8. Why do many youths choose to obey their parents?
8 Many young people have seen how well things turn out when they obey. Luiza, also from Brazil, found it hard at first to understand why she was not allowed to have a cell phone for a time. After all, she reasoned, most people her age had one. But then she realized that her parents were actually protecting her. She now says, “I see obeying my parents, not as a straitjacket, but as a seat belt that can save my life.” Elizabeth, a young sister from the United States, still struggles to obey her parents at times. She explains, “When I do not fully understand why my parents put a certain rule in place, I think back to the times when their rules protected me.” Monica, who lives in Armenia, says that things have always worked out better for her when she obeyed her parents rather than when she disobeyed them.
OBEY “THE SUPERIOR AUTHORITIES”
9. How do many feel about obeying the law?
9 Many people acknowledge that we need the secular governments and that we should obey at least some of the laws set by these “superior authorities.” (Rom. 13:1) But those same people may hesitate to obey a law that seems unfair or appears to require too much. Consider, for example, the paying of taxes. A fourth of those surveyed in one European country believed that “it is right not to pay taxes if you think they are unfair.” Not surprisingly, its citizens pay only about two thirds of the taxes that are due the government.
10. Why do we obey even laws that we do not like?
10 The Bible acknowledges that human governments cause suffering, are under Satan’s control, and will soon be destroyed. (Ps. 110:5, 6; Eccl. 8:9; Luke 4:5, 6) It also tells us that “whoever opposes the authority has taken a stand against the arrangement of God.” Our relative subjection to the superior authorities is part of Jehovah’s temporary arrangement to maintain order. Therefore, we must “render to all their dues,” including taxes, respect, and obedience. (Rom. 13:1-7) We may view a law as being inconvenient, unfair, or costly to obey. But we obey Jehovah, and he tells us to obey these authorities as long as they do not ask us to break his commands.—Acts 5:29.
11-12. As related at Luke 2:1-6, what did Joseph and Mary do to obey a law that was inconvenient, and with what results? (See also pictures.)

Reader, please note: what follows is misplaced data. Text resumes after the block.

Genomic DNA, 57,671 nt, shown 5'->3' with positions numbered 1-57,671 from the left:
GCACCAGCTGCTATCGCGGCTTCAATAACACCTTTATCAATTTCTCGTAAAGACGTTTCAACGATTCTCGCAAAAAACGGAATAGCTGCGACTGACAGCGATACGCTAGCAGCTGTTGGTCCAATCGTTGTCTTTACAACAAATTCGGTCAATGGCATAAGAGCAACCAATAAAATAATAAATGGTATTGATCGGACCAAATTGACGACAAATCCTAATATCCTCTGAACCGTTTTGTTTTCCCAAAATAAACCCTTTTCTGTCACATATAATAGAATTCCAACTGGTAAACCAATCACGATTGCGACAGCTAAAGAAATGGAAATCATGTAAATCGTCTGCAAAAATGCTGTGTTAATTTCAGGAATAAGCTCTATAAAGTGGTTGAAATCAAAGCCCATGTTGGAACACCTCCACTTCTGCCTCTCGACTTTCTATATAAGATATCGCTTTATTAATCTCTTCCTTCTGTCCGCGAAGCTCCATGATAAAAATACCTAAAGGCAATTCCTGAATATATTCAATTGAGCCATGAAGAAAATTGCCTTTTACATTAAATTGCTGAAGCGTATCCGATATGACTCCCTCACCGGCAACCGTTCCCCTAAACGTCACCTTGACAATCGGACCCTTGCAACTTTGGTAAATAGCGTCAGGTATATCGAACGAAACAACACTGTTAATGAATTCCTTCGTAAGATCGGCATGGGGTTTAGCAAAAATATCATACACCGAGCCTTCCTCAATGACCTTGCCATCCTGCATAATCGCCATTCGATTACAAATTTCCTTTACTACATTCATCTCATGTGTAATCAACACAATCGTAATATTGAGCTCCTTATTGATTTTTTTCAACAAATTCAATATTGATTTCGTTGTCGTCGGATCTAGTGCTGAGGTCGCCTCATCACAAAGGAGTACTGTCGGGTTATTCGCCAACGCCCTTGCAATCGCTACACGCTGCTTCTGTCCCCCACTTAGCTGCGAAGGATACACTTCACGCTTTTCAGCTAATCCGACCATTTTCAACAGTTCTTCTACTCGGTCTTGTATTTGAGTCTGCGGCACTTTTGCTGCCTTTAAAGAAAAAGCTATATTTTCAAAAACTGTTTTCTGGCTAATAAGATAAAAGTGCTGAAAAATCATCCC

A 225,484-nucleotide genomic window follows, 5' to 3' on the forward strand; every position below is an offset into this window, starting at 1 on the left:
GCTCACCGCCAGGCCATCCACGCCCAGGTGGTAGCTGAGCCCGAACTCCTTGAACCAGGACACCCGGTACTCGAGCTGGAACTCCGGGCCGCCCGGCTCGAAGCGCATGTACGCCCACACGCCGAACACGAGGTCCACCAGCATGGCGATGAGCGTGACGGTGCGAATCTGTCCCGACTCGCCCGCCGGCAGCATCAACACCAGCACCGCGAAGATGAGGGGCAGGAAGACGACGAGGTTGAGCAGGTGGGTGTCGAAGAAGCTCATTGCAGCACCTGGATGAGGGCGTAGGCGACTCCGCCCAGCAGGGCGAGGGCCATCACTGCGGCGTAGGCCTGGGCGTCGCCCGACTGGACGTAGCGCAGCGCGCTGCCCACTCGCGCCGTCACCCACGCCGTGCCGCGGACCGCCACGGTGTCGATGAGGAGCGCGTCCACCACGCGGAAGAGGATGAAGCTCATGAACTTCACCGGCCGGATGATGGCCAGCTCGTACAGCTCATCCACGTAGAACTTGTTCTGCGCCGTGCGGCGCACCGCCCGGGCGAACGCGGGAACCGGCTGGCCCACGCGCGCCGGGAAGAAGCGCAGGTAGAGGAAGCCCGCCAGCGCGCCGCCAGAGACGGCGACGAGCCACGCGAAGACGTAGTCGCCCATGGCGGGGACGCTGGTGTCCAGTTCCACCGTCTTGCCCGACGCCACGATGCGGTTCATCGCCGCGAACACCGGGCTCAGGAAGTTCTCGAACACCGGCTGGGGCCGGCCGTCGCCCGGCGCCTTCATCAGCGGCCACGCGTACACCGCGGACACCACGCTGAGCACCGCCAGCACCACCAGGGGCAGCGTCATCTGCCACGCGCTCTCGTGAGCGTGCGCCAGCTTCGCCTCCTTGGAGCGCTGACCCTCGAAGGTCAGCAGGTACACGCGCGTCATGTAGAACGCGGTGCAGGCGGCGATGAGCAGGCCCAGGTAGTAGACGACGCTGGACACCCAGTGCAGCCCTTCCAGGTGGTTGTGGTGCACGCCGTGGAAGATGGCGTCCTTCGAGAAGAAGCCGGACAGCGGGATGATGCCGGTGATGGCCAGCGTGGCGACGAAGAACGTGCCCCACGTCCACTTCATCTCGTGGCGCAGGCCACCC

11 We can learn from the examples of Joseph and Mary, who were ready to obey the superior authorities even when it was inconvenient. (Read Luke 2:1-6.) When Mary was about nine months pregnant, she and Joseph faced a test of obedience. Augustus, who ruled the Roman Empire, called for a census. Joseph and Mary had to travel to Bethlehem, a journey of up to 150 kilometers (93 mi) through hilly country. That trip would be uncomfortable, especially for Mary. The couple may have worried about her safety and that of their unborn baby. What if she were to go into labor while traveling on the road? She was carrying the future Messiah in her womb. Would that excuse them from obeying the government?
12 Joseph and Mary did not allow any of those concerns to influence whether they would obey the law. Jehovah blessed their obedience. Mary arrived safely in Bethlehem, gave birth to a healthy baby, and even helped to fulfill Bible prophecy!—Mic. 5:2.
13. How may our obedience affect our brothers?
13 When we obey the superior authorities, we benefit ourselves and others. How so? For one thing, we avoid the punishment that comes to those who disobey the law. (Rom. 13:4) Our personal obedience can affect how the authorities view Jehovah’s Witnesses as a whole. For instance, some decades ago in Nigeria, soldiers entered a Kingdom Hall during a congregation meeting, looking for rioters who were protesting the payment of taxes. But the officer in charge told the soldiers to leave, saying: “Jehovah’s Witnesses are not tax agitators.” Every time you obey the law, you could enhance the reputation of Jehovah’s people—a reputation that may one day help protect your fellow believers.—Matt. 5:16.
14. What helped one sister to become “ready to obey” the superior authorities?
14 Still, we may not always feel inclined to obey the superior authorities. “It was extremely hard for me to be obedient,” admits Joanna, a sister in the United States, “because some in my family had suffered injustice at the hands of authorities.” But Joanna made a deliberate effort to change her thinking. First, she stopped reading social media posts that stirred up negative feelings in her toward the authorities. (Prov. 20:3) Second, she prayed for Jehovah’s help to trust in him rather than in a change in human government. (Ps. 9:9, 10) Third, she read articles in our publications about neutrality. (John 17:16) Joanna now says that respecting and obeying the authorities has left her with “a peace beyond words.”